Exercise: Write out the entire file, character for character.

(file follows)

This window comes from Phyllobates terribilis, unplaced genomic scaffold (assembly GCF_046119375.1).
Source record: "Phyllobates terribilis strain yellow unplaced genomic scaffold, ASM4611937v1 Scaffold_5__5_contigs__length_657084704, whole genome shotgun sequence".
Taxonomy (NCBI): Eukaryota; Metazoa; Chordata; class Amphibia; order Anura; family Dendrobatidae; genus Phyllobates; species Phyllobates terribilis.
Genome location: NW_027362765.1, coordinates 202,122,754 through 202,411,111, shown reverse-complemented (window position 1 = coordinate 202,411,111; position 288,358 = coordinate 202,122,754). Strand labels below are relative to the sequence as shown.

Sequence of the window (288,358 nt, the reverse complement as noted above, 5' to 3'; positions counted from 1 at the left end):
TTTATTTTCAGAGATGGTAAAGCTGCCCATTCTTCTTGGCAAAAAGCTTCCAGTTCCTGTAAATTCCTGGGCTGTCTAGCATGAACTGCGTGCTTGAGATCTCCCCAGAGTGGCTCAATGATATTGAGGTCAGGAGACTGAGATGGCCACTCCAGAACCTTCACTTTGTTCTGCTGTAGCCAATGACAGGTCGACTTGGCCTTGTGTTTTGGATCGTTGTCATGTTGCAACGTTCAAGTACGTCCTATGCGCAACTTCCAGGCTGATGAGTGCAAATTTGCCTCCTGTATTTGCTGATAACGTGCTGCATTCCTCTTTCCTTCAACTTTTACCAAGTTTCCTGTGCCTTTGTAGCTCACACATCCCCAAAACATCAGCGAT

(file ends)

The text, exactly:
This window comes from Phyllobates terribilis, unplaced genomic scaffold (assembly GCF_046119375.1).
Source record: "Phyllobates terribilis strain yellow unplaced genomic scaffold, ASM4611937v1 Scaffold_5__5_contigs__length_657084704, whole genome shotgun sequence".
Taxonomy (NCBI): Eukaryota; Metazoa; Chordata; class Amphibia; order Anura; family Dendrobatidae; genus Phyllobates; species Phyllobates terribilis.
Genome location: NW_027362765.1, coordinates 202,122,754 through 202,411,111, shown reverse-complemented (window position 1 = coordinate 202,411,111; position 288,358 = coordinate 202,122,754). Strand labels below are relative to the sequence as shown.

Sequence of the window (288,358 nt, the reverse complement as noted above, 5' to 3'; positions counted from 1 at the left end):
TTTATTTTCAGAGATGGTAAAGCTGCCCATTCTTCTTGGCAAAAAGCTTCCAGTTCCTGTAAATTCCTGGGCTGTCTAGCATGAACTGCGTGCTTGAGATCTCCCCAGAGTGGCTCAATGATATTGAGGTCAGGAGACTGAGATGGCCACTCCAGAACCTTCACTTTGTTCTGCTGTAGCCAATGACAGGTCGACTTGGCCTTGTGTTTTGGATCGTTGTCATGTTGCAACGTTCAAGTACGTCCTATGCGCAACTTCCAGGCTGATGAGTGCAAATTTGCCTCCTGTATTTGCTGATAACGTGCTGCATTCCTCTTTCCTTCAACTTTTACCAAGTTTCCTGTGCCTTTGTAGCTCACACATCCCCAAAACATCAGCGAT